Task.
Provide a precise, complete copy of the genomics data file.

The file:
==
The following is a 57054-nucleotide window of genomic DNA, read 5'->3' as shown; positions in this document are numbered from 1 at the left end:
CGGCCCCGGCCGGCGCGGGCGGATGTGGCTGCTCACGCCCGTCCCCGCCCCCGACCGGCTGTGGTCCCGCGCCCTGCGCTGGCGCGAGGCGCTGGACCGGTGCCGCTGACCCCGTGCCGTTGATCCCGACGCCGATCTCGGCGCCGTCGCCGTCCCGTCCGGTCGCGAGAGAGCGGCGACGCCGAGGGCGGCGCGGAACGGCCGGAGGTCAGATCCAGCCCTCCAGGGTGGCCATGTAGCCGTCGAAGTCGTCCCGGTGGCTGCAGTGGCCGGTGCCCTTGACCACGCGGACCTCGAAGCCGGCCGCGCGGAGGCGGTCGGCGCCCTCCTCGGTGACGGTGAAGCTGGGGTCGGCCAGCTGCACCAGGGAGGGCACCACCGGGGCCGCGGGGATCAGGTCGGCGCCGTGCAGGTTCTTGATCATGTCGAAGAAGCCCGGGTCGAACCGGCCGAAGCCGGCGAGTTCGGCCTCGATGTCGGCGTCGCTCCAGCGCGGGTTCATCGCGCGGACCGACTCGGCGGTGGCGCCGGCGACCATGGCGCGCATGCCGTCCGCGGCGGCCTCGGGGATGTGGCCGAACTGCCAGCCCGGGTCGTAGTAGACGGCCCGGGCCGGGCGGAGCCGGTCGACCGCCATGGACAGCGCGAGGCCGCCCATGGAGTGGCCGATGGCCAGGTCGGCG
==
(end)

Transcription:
The following is a 57054-nucleotide window of genomic DNA, read 5'->3' as shown; positions in this document are numbered from 1 at the left end:
CGGCCCCGGCCGGCGCGGGCGGATGTGGCTGCTCACGCCCGTCCCCGCCCCCGACCGGCTGTGGTCCCGCGCCCTGCGCTGGCGCGAGGCGCTGGACCGGTGCCGCTGACCCCGTGCCGTTGATCCCGACGCCGATCTCGGCGCCGTCGCCGTCCCGTCCGGTCGCGAGAGAGCGGCGACGCCGAGGGCGGCGCGGAACGGCCGGAGGTCAGATCCAGCCCTCCAGGGTGGCCATGTAGCCGTCGAAGTCGTCCCGGTGGCTGCAGTGGCCGGTGCCCTTGACCACGCGGACCTCGAAGCCGGCCGCGCGGAGGCGGTCGGCGCCCTCCTCGGTGACGGTGAAGCTGGGGTCGGCCAGCTGCACCAGGGAGGGCACCACCGGGGCCGCGGGGATCAGGTCGGCGCCGTGCAGGTTCTTGATCATGTCGAAGAAGCCCGGGTCGAACCGGCCGAAGCCGGCGAGTTCGGCCTCGATGTCGGCGTCGCTCCAGCGCGGGTTCATCGCGCGGACCGACTCGGCGGTGGCGCCGGCGACCATGGCGCGCATGCCGTCCGCGGCGGCCTCGGGGATGTGGCCGAACTGCCAGCCCGGGTCGTAGTAGACGGCCCGGGCCGGGCGGAGCCGGTCGACCGCCATGGACAGCGCGAGGCCGCCCATGGAGTGGCCGATGGCCAGGTCGGCG